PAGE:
Corn Planting

Corn planting is nearly upon us. However, this year has been much colder and wetter than usual and a delay to planting is expected. Last year, the year before, and on the five-year average, corn planting begins in the southeast the last week of March. However, last year the soil temperatures were a littler warmer and it was sure a whole lot drier. Regardless, corn planting should ideally follow soil temperatures more than calendar dates.

Importance of Temperature

The ideal soil temperature for corn germination is between 55 to 60 degrees. According to the K-State Extension corn production handbook, “Corn emergence at 50 to 55 degrees Fahrenheit may take 18 to 21 days, while at 60 to 65 degrees Fahrenheit, corn emerges in eight to 10 days. Below 50 degrees Fahrenheit little, if any, germination can be expected.” Even if soil temperatures get to 55 degrees on one warm day, the temperature needs to stay near this level for the germination duration. Corn sitting in the soil for weeks is subject to diseases, insects and a good germination rate is directly correlated with yields in corn. According to the Parsons Mesonet station, last year we had some above 55-degree soil days in late March, but then an early April cold event dropped the temps well below that. This year it looks like we are getting close to good germination temperatures as well, if we don’t get the same cold front event.

The reason for pushing the planting dates so early is to get the full season corn through its tasseling and pollination stage before the summer dry heat. There is some research to show that this is an effective strategy, but there are some differences among varieties. Recently, there has also been some research to show that later planted corn, as late as mid-June, can have comparable yields, sometimes even better yields. This, however, was dependent on the season and how the heat stress and rainfall patterns occurred with later planted corn out preforming when the spring was colder and mid-summer had favorable temperatures and rainfall. Basically, the best corn yields are for those that can predict the future. Unable to predict the future, all I can tell you that NOAA is expecting this summer to be warmer and wetter than usual with an officially declared El Nino in effect.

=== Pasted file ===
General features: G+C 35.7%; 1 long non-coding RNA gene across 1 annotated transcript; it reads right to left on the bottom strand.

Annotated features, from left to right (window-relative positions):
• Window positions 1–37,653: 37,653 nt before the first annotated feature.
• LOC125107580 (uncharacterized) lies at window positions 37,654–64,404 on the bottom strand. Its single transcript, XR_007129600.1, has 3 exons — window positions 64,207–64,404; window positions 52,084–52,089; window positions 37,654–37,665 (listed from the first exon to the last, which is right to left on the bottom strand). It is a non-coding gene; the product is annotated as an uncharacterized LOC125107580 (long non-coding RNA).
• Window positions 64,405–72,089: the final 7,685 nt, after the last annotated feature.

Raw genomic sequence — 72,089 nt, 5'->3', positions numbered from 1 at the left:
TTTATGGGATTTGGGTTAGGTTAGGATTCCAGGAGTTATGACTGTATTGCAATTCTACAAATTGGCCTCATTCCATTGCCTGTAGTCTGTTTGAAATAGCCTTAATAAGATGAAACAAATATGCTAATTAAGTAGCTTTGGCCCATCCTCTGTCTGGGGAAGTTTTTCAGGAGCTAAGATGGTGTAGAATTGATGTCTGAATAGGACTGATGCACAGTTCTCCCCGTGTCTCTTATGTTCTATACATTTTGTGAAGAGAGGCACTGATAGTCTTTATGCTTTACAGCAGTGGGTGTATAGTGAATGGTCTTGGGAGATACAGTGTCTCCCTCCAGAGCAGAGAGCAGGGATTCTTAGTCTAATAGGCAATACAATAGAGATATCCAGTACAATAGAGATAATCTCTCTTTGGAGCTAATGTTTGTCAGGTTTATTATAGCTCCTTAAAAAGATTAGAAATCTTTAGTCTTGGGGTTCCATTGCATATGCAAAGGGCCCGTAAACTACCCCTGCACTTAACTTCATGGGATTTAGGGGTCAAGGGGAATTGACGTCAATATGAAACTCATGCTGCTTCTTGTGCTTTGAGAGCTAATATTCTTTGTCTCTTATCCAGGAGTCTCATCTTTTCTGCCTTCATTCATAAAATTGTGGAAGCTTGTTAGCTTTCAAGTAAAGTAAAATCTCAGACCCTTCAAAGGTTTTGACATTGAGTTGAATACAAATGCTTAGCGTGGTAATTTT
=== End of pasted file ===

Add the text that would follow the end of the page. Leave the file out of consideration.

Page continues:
Importance of Seeding Rate

As stated by K-State Research and Extension cropping specialist, Dr. Ignacio Ciampitti, “The optimal corn seeding rate for any situation will depend on the anticipated environment and how the hybrid responds to that environment.” Some of this environment can be expected, like soil type and fertility, while some of it is unknown, like rainfall. Ignacio explains that if 5 percent of corn is barren at the end of the season, then the planting rate was too high, while if there are more than 600 kernels per ear and the second ear is contributing to yield, then the planting rate was too low. The planting rates on the southeastern side of Kansas tend to be closer to 26,000 to 30,000 range, which does a reasonable job with lining up with the yield expectations (Figure 1). Figure 1 describes the actual population density, which means the planting rate multiplied by the germination rate. Variable rate applications and seeding rates have given rise to many fields being planted to a number of seeding rates depending on yield expectations on that specific soil quality. Still, a large part of the “yielding environment” depends on climate of that season. Much like the best planting timing, getting the perfect seeding rate means predicting the future.

Figure 1

Figure 1. Corn grain yield response to plant density. (Assefa, Ciampitti et al., 2016, Crop Science Journal).

Sources for this article include Ciampitti’s eUpdate article, KSRE Corn Planting Guide, and the K-State Climate Office weather data library. If you have any questions over corn planting rates, timing, or fertility. Please contact your local K-State Research and Extension office.

For more information, please contact James Coover, crop production agent, at or 620-724-8233.